Because the answer is this: teaching is about relationships. Kids need mentors. It’s that simple. They learn from the people they trust.
What happens in this guest author program is magical. Kids begin to see themselves as writers. They develop authentic relationships with authors in the community. They have consultants.
At my school, every student completes a Career Exploration Passage. It’s one of six rites of passages each student undertakes to graduate from high school. In the Career Exploration Passage, as the title indicates, students explore a career. The project involves an internship, research, consultants, a series of interviews, a resume. And eventually the student maps out a path to his or her chosen field.
The beauty of the curriculum at the Open School is that the students I work with get to consult with actual professionals. They get to interview our guest authors and develop relationships that will last long after high school is over.
To make all this work I went to our school’s Parent Teacher Student Organization (PTSO) and asked for $50 a month to bring local authors into the classroom. The parents on PTSO generously supported the program, and they also asked me to consider ways to raise money to pay for it.
It was a reasonable request on their part, responsible even, but I had to think about it. What could I do to help support my own program?
Meanwhile, I went to Lighthouse Writers Workshop and told them what our PTSO was willing to do. Lighthouse generously matched my school’s contribution.
So we had $100 a month to bring local authors into the school. Not much. But money communicates value. By paying authors what we can, we let them know that we value their profession. Their work. Moreover, writers are hungry, and, so far, the guest authors have been grateful for the gig.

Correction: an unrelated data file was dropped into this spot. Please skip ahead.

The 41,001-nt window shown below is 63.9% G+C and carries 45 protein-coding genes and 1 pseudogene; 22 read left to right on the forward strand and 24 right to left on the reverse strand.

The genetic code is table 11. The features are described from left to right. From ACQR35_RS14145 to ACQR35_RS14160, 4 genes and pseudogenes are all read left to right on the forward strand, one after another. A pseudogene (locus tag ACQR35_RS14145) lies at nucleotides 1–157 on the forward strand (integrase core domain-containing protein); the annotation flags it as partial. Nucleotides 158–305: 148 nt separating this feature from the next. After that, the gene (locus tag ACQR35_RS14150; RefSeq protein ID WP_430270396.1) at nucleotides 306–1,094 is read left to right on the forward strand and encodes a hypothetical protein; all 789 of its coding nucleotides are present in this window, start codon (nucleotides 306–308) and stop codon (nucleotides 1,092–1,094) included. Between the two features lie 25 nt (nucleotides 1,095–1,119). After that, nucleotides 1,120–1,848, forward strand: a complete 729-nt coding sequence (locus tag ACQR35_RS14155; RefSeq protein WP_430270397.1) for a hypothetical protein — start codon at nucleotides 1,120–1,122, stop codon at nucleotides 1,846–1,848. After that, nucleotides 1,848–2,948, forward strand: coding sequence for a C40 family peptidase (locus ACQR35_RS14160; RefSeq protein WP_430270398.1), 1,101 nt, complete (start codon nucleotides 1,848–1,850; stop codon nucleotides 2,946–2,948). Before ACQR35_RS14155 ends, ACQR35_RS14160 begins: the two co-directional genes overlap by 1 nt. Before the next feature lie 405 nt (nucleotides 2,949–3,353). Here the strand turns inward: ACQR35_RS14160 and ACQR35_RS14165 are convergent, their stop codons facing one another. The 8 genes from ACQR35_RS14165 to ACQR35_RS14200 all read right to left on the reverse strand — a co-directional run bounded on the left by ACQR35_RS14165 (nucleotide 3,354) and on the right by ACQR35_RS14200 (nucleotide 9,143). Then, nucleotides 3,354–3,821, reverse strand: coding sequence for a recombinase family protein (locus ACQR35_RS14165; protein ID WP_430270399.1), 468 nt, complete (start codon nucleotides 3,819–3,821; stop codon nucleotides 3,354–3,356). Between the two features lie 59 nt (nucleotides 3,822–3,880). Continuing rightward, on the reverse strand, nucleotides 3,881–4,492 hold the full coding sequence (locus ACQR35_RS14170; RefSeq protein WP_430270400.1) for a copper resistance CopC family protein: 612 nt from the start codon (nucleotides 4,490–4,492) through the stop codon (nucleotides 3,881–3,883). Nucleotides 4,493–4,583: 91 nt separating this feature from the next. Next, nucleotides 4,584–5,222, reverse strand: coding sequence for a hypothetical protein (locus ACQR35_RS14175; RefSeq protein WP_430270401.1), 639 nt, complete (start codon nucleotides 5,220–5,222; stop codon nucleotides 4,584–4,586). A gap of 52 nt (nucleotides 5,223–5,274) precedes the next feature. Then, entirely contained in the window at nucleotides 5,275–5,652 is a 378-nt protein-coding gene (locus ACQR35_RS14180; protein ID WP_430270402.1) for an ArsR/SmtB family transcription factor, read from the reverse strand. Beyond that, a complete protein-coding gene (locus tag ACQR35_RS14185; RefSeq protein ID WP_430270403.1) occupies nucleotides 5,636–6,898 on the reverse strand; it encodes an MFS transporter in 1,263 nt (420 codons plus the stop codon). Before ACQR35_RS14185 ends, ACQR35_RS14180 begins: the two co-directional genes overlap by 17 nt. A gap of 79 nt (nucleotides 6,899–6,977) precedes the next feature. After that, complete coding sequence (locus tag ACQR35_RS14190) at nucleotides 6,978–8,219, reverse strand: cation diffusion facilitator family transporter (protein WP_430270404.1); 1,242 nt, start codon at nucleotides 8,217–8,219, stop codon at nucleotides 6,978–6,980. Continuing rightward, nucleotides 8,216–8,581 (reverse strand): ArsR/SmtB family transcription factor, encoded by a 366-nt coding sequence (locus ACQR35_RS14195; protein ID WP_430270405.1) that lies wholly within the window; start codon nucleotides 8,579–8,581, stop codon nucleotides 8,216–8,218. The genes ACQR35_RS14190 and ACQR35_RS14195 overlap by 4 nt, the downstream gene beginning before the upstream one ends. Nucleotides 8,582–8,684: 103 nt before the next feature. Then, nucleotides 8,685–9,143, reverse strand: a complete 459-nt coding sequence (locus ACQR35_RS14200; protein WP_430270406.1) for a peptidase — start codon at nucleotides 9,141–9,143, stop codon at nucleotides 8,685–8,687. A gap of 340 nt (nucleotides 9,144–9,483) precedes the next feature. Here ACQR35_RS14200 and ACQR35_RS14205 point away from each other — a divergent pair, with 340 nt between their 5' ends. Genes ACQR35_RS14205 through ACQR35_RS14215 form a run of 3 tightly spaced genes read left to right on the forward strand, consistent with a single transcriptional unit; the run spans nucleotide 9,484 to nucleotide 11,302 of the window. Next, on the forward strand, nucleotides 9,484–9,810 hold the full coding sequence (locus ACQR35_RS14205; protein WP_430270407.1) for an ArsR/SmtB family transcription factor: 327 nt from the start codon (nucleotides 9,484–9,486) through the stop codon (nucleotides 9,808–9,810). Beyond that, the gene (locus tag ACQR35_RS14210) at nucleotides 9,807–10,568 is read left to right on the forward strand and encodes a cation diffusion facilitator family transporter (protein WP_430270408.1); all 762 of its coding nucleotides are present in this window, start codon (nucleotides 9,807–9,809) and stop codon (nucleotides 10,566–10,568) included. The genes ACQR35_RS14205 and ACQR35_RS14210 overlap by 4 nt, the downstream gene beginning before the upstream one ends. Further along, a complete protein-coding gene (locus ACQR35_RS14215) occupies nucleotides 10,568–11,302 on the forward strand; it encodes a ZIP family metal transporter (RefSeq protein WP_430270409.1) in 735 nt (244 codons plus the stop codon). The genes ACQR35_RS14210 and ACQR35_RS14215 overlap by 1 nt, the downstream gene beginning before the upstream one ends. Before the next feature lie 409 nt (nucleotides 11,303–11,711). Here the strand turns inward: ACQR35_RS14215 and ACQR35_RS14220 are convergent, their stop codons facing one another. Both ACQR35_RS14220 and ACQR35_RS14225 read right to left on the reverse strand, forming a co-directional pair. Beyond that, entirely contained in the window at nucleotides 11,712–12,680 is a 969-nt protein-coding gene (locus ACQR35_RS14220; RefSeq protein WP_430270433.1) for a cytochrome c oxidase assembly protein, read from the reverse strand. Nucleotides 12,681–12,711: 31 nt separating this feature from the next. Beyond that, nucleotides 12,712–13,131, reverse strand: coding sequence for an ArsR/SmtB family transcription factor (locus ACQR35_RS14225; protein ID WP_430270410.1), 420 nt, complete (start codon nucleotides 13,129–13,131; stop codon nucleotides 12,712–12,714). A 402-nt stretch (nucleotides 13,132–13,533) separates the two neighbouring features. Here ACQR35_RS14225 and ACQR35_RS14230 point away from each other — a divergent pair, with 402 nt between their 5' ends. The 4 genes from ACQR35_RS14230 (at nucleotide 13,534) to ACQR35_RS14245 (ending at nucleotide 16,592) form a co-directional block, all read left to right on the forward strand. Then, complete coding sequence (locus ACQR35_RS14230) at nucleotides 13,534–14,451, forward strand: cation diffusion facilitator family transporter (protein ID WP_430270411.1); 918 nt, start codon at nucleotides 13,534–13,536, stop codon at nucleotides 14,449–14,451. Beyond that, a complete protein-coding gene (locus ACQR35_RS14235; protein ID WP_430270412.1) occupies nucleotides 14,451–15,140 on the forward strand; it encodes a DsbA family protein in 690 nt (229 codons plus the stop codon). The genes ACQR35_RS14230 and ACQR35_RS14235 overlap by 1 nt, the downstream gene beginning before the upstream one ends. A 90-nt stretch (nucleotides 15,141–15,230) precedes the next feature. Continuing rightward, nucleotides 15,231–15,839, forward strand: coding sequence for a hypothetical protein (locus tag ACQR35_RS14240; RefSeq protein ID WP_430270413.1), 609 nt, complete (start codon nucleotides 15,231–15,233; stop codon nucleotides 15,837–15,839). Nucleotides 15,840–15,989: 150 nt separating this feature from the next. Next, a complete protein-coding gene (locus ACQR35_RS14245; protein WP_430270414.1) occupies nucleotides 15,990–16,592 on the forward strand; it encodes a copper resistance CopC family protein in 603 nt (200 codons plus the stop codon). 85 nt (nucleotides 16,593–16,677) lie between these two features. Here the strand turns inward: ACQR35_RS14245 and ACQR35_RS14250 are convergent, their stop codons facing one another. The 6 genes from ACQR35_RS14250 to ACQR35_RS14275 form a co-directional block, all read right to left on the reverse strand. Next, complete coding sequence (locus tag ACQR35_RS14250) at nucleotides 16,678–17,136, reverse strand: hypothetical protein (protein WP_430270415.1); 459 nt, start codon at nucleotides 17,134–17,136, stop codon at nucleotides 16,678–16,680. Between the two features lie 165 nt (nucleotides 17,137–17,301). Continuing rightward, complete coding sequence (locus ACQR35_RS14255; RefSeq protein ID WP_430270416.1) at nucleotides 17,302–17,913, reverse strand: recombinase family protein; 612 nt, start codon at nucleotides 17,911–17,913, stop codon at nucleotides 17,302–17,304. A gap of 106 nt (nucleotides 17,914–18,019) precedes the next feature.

This week we’re hosting Caleb Seeling, the publisher at Conundrum Press. Caleb also writes graphic novels.
Then it finally came to me a few weeks ago: how to raise money for the program. I had a book release pending for my literary thriller Patriarch Run. It occurred to me that I could donate the April proceeds to PTSO and, in that way, raise money to support the guest author program at the Open School.
Which is what we’re doing. It’s a good book. It’s a good cause. And we’d welcome your support.
If you’d like to know more about our amazing school (there have been many books written about it), let me know. And if you’d like to learn more about me or my stories, you could drop me a line about that, too.
Thank you for finding me,
Title: Patriarch Run
Author: Benjamin Dancer
Release Date: April 2014
Length: 312 pages
Series?: The Father Trilogy
Genre: Literary Fiction, Suspense, Thriller
About the Author
Benjamin is an Advisor at Jefferson County Open School where he has made a career out of mentoring young people as they come of age. He wrote the novels PATRIARCH RUN, IN SIGHT OF THE SUN and FIDELITY. He also writes about parenting and education.